A Movie A Day #250: Taking Care of Business (1990, directed by Arthur Hiller)

Jimmy Dworski (Jim Belushi) is a convicted car thief who only has a few days left in his criminal sentence but still decides to break out of prison so he can go see the Cubs play in the World Series.  Spencer Barnes (Charles Grodin) is an uptight ad executive who needs to learn how to relax and have a good time.  When Spencer loses his organizer, Jimmy finds it.  Before you can say “The prince and the pauper,” Jimmy has access to all of Spencer’s money and the mansion that Spencer is supposed to be staying at over the weekend.  While Spencer tries to survive on the streets and track down his organizer, Jimmy is living it up, spending money, impressing a Japanese businessman (Mako), romancing the boss’s daughter, and taking care of business.

Made in the uncertain period between the end of the culture of 80s materialism and the start of the 90s indie boom, Taking Care of Business is a rip-off of Trading Places that came out six years too late to be effective.  Everything that needs to be known about Jimmy and Spencer is apparentl from the minute that Charles Grodin’s and Jim Belushi’s names appear in the credits.  Grodin was usually the best when it came to playing uptight yuppies but he seems bored in Taking Care of Business.  Belushi mugs through his role, overplaying his character’s blue collar roots.  The movie builds up to a huge confrontation between Belushi and Grodin but it never really delivers, instead devolving into a predictable buddy comedy, complete with a trip to Wrigley Field and an elaborate plan to sneak Belushi back into prison before the warden (Hector Elizondo) discovers that he’s been gone for the weekend.  Taking Care of Business has a few laughs but it’s never as good as the BTO song.

Lisa Cleans Out Her DVR: A Neighbor’s Deception (dir by Devon Downs and Kenny Gage)

(I’m currently cleaning out my DVR and right now, I kinda suspect that a comic book movie might get a best picture nomination before I ever get finished.  By that, I mean that this is taking forever!  But, no matter!  I’m having fun.  Anyway, I recorded A Neighbor’s Deception off of Lifetime on April 8th.)

Welcome to the neighborhood!

And what a neighborhood it is.  Big house, big yards, big SUVs, and … wait, where are all the people?  Chloe (Ashley Bell) and Michael Anderson (Adam Mayfield) have just bought a new house in this neighborhood and everything should be perfect.  Chloe has had her struggles and, from the first minute we see her, it’s obvious that she’s not exactly stable.  She’s nervous and a bit too quick to smile.  Michael feels that the new neighborhood will be perfect for Chloe.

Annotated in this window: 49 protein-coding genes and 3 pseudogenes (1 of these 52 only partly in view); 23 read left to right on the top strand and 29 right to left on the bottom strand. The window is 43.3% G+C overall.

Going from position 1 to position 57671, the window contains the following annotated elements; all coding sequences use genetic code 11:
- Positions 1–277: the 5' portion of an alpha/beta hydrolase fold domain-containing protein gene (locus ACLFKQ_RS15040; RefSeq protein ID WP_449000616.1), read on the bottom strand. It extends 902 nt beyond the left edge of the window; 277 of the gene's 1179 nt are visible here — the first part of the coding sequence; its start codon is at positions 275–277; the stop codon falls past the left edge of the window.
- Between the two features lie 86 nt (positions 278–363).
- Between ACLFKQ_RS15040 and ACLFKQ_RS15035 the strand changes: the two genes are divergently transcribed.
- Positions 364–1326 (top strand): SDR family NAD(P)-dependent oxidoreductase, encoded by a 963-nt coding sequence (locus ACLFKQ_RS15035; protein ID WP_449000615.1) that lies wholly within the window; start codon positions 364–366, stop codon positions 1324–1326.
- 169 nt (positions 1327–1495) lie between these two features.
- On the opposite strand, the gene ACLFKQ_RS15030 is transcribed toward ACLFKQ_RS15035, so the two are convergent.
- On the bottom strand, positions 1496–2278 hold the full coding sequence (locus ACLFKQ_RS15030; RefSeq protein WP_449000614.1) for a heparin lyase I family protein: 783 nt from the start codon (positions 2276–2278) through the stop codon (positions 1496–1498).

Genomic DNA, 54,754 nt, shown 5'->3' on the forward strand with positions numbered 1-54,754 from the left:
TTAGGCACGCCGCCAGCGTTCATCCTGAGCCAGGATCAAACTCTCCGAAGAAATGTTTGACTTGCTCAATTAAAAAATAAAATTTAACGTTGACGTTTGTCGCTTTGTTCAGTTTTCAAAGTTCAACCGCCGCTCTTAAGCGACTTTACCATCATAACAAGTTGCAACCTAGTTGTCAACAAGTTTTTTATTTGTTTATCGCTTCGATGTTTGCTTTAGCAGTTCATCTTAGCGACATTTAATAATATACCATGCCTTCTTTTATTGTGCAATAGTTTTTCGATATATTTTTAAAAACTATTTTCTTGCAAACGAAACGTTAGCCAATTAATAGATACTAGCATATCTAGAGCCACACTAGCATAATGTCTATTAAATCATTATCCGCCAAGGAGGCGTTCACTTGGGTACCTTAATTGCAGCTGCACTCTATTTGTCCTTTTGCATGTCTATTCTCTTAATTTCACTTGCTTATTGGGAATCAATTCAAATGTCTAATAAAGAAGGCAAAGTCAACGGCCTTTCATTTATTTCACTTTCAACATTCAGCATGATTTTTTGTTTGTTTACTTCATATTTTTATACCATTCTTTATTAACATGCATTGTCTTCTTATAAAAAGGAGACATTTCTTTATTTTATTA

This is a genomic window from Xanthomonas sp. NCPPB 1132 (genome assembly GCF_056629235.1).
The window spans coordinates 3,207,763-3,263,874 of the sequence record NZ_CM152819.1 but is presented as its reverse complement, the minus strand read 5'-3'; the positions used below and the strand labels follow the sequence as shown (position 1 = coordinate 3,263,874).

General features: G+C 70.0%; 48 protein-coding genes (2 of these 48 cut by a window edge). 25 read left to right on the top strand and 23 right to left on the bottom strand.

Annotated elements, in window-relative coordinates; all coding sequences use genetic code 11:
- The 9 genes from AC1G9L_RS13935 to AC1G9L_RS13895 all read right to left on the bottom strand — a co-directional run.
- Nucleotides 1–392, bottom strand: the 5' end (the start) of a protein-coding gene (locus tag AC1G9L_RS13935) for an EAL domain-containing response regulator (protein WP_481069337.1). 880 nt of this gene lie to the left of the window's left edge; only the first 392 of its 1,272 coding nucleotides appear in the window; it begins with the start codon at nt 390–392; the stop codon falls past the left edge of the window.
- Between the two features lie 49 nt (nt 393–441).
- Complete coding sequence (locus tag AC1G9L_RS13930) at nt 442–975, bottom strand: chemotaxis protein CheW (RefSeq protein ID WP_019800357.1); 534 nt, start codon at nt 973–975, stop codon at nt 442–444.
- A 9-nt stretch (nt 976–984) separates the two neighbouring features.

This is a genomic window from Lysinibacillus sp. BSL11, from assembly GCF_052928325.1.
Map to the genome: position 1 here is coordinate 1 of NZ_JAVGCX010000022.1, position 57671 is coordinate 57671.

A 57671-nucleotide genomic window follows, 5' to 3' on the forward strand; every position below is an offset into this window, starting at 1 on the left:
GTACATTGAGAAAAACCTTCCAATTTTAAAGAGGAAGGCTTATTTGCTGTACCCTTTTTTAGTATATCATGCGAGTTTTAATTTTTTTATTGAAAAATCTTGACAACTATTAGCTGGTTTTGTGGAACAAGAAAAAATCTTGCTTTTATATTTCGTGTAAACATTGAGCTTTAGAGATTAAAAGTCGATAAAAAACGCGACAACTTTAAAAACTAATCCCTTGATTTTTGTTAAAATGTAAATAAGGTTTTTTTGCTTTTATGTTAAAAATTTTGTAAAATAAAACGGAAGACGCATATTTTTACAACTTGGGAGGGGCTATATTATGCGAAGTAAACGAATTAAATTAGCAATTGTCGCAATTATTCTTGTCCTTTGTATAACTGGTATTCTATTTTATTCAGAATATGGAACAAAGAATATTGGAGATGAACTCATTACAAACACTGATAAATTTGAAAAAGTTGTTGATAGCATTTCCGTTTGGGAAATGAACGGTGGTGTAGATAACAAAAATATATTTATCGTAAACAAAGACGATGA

While Michael goes to work during the day, Chloe runs and takes pictures.  It’s a beautiful neighborhood, surrounded by wonderful scenery.  And yet, there’s something off about it.  The streets and sidewalks often seem to be strangely deserted  The first time that Chloe sees her neighbor, he’s driving past her and he barely acknowledges her.

It’s not until later that Chloe and Michael finally meet their neighbors face-to-face.  Gerald (Tom Amandes) and Cheryl Dixon (Isabella Hoffman) seems like their friendly enough but there are hints that everything may not be perfect with them.  For one thing, Gerald is considerably more friendly than Cheryl.  Gerald is also a retired psychologist and starts to counsel Chloe for free.  He says he’s just doing it to be a good neighbor but are his motives truly pure?

That’s what Chloe being to wonder.  It doesn’t help that she’s soon getting mysterious phone calls from a man who blames Gerald for the death of his sister.  The man wants Chloe to investigate Gerald and his past.  Chloe agrees but is her paranoia justified or, as Michael suggests, is she on the verge of having another breakdown?

Written by noted horror expert Adam Rockoff, A Neighbor’s Deception is a hundred times more creepy than the usual Lifetime film.  Wisely, both the script and the direction puts the emphasis on atmosphere.  That big and oddly empty neighborhood becomes as much of a character as Chloe, Michael, Gerald, and Cheryl.  This is one of those films that seems to have literally been bathed in a tub full of existential dread.  As we watch, we find ourselves wondering if the neighborhood is really as creepy as it looks or if maybe Chloe’s paranoia is rubbing off on us.

Chloe is played by Ashley Bell, who some will recognize as being the “possessed” girl in The Last Exorcism.  Bell gives an excellent performance in this film.  She’s immediately sympathetic but, at the same time, she plays the role with just enough a nervous edge that you’re always aware that she could be imagining things.  (Bell is often framed in the scene so that she’s seen alone, reinforcing the feeling that Chloe is not quite living in the real world.)  Also deserving of credit is Tom Amandes, who is all dapper menace as Gerald.

A Neighbor’s Deception ends with a twist that won’t necessarily take you by surprise but no matter.  The journey makes it all worh it.